Hackers Infiltrate Power Grid

This is the stuff you usually see in action movies, but it’s happening in real life. In December of last year, hackers managed to not only infiltrate Ukranian power utilities, but actually damage the power grid.

Nearly 1.4 million people had their power cut, at least temporarily, after three power companies were attacked. The Ukraine suspects that Russia is behind the attack.

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The method of attack was the BlackEnergy trojan virus. It’s also been used to attack other government entities within the Ukraine.  Hackers got into the system sending a fake office document that appeared to be from the Ukrainian government. These days a virus can be as potent and destructive weapon as explosives.

Amazon Echo Gets Siblings

The Echo, Amazon’s voice activated smart home companion that can play music, read books aloud to you and answer your questions , has a couple of younger siblings, Tap and Dot. While Echo costs $179, Tap is only $129. However, tap is not an always-on device listening for your command. As the name implies, you need to tap it to activate.

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Tap will also stream music, allow you to access the Alexa virtual assistant and access compatible apps. Plus, it is completely wireless, where Echo needs to be plugged in. Tap is rechargeable.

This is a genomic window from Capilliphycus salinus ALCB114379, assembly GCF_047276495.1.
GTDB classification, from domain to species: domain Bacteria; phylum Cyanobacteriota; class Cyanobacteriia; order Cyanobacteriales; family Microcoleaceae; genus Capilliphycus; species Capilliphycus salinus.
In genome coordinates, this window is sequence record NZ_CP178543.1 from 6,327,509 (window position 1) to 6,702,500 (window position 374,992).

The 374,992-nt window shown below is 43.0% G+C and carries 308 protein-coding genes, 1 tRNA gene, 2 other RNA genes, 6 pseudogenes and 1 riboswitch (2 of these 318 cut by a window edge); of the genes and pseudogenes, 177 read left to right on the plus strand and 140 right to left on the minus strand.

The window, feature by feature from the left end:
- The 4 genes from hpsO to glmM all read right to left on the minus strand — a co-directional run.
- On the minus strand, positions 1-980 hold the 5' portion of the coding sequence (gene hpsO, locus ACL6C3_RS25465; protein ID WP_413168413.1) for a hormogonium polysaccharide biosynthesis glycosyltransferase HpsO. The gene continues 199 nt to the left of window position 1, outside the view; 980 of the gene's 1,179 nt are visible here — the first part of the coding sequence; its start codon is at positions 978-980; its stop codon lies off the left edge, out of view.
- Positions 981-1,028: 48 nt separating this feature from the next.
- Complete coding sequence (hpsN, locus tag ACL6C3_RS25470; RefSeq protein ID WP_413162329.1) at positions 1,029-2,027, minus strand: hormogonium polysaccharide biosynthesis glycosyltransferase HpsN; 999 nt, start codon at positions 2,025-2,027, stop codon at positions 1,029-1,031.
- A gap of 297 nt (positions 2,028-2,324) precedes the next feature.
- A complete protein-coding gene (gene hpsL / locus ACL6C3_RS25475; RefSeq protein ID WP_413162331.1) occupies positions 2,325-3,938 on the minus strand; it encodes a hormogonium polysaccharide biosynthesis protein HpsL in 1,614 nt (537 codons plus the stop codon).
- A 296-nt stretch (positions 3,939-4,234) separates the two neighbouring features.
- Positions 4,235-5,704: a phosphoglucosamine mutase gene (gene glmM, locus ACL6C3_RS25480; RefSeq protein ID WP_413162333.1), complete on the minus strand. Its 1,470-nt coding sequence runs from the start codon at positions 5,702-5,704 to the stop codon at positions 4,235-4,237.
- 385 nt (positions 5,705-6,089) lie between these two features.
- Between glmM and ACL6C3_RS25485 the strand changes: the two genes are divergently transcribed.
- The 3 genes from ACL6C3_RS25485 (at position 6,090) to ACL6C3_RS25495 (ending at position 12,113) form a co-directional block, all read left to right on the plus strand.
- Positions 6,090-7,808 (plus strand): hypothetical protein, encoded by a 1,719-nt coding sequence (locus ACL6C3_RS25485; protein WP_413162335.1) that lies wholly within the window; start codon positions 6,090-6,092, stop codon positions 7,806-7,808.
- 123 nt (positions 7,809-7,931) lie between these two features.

The Dot skips the large speaker of the other two items, but you can connect to other speakers via an audio cable or Bluetooth to play music. Like its big sisters, this device can control your smart home, play music and provide news and information. Dot retails for $89.

Coolest Cooler Struggles To Make Good On Kickstarter Promises.

It’s one of fasted-funded projects in the history of the Kickstarter crowd-funding site. The Coolest Cooler is not only a cooler, but it converts into a fully functional, solar-powered workstation for your tailgate or outdoor event, complete with a blender.

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Kicksarter backers loved the idea, with $60,000 of them offering more than $13 million dollars in a month. But the company has not been able to deliver all the promised coolers to their backers. A problem with the blender led to delays and to the company selling the coolers for $500 each on Amazon to raise more money. So, the coolers were getting delivered to new customers, but not to the ones that had already paid a premium to have first-access to the coolers.

The folks behind the cooler say they’re still working hard to make sure everyone gets their cooler and to find new sources of funding.

This instance points out the catch with crowd-funding. As with any investment in a product that’s not yet on the market, it may be successful or it may fail.

~ Cynthia